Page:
Kwanzaa gets a cool reception in S. Florida
Kwanzaa gets a cool reception in S. Florida
By Akilah Johnson
December 26, 2001
As Kwanzaa begins today, almost 20
million people around the globe will call out the Swahili greeting, Habari Gani,
or "what's the news?" But many in South Florida will ask a different question:
"What is Kwanzaa?"
Now an American institution, there are books, how-to
videos and workshops on Kwanzaa. The holiday has its own postage stamp and
collectors' coin. The essential hardware, including the kinara, a seven-candle
candelabra, can be bought in major retail stores throughout the
Those who commemorate the nonreligious holiday locally say many
South Floridians have yet to embrace Kwanzaa like those in major black
population centers such as Atlanta, Washington, St. Louis or Detroit.
reason is that myths and misinformation about the holiday flourish throughout
the area, among them the belief that it is an anti-religious, pagan Christmas
alternative or that it is a "too-black" radical political
South Florida's diverse black community contributes to many of
these Kwanzaa misunderstandings, said Dr. Carole Boyce Davies, director of the
African-New World Studies Program at Florida International University. South
Florida's black population includes a significant number of immigrants from the
Caribbean and Latin America, where Kwanzaa is a novel idea that is still gaining
"Kwanzaa celebrations haven't played a part of the Caribbean
experience," Davies said. "Caribbeans here in South Florida came with their own
set of traditions."
That may be changing. Although the context of Kwanzaa
is specific to the United States, the holiday has a growing Pan-African
"Black-power groups use Kwanzaa ideas and events to reaffirm the
African identity in the Caribbean," said Davies, a native of Trinidad.
American invention, Kwanzaa was born out of the whirlwind of social and
political movements of the '60s, created by the often-controversial Dr. Maulana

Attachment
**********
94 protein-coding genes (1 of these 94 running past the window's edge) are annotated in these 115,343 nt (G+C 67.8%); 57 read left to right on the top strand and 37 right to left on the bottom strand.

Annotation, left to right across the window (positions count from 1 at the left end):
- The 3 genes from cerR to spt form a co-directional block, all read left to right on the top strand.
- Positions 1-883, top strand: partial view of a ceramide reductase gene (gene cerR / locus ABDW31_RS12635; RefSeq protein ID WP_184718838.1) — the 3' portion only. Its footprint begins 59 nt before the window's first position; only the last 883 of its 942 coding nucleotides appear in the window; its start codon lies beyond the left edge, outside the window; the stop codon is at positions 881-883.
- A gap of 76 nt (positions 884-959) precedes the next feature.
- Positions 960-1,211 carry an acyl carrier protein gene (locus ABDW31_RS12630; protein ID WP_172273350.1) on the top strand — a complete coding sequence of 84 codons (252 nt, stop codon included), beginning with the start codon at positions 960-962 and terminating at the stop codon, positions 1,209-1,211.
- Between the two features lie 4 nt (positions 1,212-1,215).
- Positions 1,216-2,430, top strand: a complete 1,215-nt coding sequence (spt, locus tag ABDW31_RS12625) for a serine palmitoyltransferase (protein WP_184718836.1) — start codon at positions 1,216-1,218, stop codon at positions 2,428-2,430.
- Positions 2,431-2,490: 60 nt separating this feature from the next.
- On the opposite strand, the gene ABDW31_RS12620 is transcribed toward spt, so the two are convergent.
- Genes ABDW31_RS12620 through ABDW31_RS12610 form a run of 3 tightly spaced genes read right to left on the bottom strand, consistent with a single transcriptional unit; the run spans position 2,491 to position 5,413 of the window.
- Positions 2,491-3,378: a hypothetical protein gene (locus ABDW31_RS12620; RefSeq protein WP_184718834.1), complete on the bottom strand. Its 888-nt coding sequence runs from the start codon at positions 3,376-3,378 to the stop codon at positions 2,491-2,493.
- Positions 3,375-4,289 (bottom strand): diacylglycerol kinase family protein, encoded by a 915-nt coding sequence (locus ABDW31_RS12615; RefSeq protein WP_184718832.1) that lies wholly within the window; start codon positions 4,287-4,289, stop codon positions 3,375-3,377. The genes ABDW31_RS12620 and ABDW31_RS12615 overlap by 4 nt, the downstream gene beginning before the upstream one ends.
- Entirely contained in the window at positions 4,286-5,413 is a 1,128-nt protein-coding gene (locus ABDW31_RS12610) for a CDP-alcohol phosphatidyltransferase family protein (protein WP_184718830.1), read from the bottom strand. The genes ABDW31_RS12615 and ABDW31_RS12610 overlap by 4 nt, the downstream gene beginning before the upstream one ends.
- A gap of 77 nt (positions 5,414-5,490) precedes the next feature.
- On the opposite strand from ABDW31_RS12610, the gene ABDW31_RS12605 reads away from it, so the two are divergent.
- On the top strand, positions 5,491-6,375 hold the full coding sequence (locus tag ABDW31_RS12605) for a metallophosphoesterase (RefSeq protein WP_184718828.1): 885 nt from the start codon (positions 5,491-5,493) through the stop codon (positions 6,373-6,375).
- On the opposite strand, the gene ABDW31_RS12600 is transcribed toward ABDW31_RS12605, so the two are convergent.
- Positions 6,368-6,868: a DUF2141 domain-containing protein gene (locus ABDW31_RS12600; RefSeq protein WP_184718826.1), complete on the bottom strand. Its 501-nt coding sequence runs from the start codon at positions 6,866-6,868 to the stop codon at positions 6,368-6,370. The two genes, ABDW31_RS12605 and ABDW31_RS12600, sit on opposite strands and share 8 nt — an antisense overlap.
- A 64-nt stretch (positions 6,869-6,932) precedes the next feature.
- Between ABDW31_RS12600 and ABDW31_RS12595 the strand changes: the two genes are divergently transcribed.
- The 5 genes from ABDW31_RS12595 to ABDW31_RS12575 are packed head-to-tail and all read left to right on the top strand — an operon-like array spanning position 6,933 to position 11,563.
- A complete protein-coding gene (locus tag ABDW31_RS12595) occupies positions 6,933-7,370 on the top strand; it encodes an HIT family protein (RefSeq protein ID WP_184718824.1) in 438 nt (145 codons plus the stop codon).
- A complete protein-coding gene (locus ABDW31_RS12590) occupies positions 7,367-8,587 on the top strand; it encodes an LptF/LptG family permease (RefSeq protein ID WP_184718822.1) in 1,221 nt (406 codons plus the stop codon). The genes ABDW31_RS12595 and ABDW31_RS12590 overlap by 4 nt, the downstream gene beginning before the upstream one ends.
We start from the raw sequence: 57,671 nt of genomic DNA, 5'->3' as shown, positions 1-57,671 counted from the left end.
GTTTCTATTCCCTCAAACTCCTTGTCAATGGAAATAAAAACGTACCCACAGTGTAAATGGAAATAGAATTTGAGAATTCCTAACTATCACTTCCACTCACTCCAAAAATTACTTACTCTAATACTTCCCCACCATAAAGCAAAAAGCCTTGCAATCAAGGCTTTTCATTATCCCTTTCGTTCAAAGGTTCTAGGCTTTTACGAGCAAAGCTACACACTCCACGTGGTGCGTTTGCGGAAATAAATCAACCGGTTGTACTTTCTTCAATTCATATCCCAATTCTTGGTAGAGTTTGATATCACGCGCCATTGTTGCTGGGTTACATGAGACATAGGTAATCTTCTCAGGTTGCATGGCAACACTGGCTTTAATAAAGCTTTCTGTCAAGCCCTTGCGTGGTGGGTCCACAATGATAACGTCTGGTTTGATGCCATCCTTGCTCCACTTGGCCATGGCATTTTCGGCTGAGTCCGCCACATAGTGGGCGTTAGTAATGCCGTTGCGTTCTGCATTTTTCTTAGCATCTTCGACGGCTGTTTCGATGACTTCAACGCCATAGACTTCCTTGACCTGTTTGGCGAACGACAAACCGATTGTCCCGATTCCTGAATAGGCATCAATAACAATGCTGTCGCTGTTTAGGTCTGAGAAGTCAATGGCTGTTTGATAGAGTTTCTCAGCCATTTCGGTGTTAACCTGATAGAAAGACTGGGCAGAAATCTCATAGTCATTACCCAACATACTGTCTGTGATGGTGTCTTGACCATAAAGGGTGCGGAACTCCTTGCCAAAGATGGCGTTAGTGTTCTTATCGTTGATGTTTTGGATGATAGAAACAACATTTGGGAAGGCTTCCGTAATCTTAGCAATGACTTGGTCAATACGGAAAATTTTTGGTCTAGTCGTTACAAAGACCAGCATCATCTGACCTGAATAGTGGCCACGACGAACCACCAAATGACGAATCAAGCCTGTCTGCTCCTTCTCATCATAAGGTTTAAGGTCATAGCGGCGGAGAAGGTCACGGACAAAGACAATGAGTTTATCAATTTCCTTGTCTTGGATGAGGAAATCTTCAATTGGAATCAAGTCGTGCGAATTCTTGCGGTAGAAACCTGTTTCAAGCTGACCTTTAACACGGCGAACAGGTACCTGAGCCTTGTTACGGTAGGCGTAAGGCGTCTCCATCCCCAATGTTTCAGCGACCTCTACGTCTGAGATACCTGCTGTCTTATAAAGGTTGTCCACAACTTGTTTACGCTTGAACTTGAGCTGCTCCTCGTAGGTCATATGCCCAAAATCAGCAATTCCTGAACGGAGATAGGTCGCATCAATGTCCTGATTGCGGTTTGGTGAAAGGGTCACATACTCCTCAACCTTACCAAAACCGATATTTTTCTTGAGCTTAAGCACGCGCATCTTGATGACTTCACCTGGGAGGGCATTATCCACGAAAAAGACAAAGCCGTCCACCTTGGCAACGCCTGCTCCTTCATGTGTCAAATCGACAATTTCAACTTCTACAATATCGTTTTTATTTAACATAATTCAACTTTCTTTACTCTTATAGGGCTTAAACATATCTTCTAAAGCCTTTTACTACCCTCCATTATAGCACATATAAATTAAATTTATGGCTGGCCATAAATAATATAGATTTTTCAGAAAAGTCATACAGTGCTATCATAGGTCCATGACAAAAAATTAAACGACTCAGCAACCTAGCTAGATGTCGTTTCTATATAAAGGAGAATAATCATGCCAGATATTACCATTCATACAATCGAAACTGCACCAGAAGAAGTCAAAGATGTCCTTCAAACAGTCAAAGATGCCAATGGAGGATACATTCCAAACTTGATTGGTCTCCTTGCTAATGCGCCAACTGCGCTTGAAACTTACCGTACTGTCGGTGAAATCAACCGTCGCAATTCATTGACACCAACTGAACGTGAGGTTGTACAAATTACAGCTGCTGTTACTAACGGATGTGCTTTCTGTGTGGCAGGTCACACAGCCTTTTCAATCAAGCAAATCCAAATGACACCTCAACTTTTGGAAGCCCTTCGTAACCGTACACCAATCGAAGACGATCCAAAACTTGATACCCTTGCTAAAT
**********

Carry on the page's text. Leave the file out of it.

Karenga, chairman of the Department of Black Studies at California State
University, Long Beach. Karenga sought to foster a sense of black cultural
identity in an era when African-Americans struggled for civil
According to Davies, those with this Afrocentric consciousness
tend to embrace the holiday most.
Others still believe the myth that
Kwanzaa is anti-Christian, "Black Christmas."
"People are apprehensive,"
said James "Akbar" Watson, owner of Pyramid Books in Boynton Beach. "We are
trying to take the fear out of it."
In an effort to promote a better
understanding of Kwanzaa, Watson and members of his Sankofa study group are
offering to bring Kwanzaa into the home and help people with private
celebrations in conjunction with bigger community festivities.
private celebration is the essence of Kwanzaa, which means "first fruits of the
harvest" in Swahili, the most widely spoken language in Africa. Each night,
family and friends gather to light a single candle on the kinara and reflect on
one of the seven principles, or Nguzo Saba. Libations are poured from the unity
cup, the kikombe cha Umoja, and the group discusses how to improve their daily
The intimate celebration is "about bringing spirituality into the
family unit and building a stronger correlation with the immediate family,"
Watson said. "A lot of people are not sure how to bring this new concept to
their families. It can be a little intimidating."
The seven principles of
Kwanzaa are unity, self-determination, collective work and responsibility,
cooperative economics, purpose, creativity and faith.
Although there is a
tri-county push to familiarize black South Florida with Kwanzaa, there are still
those who don't want anything to do with it, said John Anderson, president of
the Kwanzaa Cultural Institute of Hollywood.
"There are those who don't
associate with [Afrocentric] things. They feel they could face repercussions,"
But he said he has faith that if the community continues to have
festivities, Kwanzaa will become more widely known and embraced.
public gathering usually is conducted in a community center. There is drumming,
dancing, singing, storytelling, poetry reading and a reflection and explanation
of the Nguzo Saba. These events generally take place between Dec. 26 and Jan.
"Knowledge travels through enlightened individuals," Anderson said.
"More individuals are becoming aware of the seven principals. In 2010 it'll be a
widely known celebration here."
Akilah Johnson can be reached at
firstname.lastname@example.org or 305-810-5001.
Copyright © 2001, South Florida
Copyright © 2001, South Florida Sun-Sentinel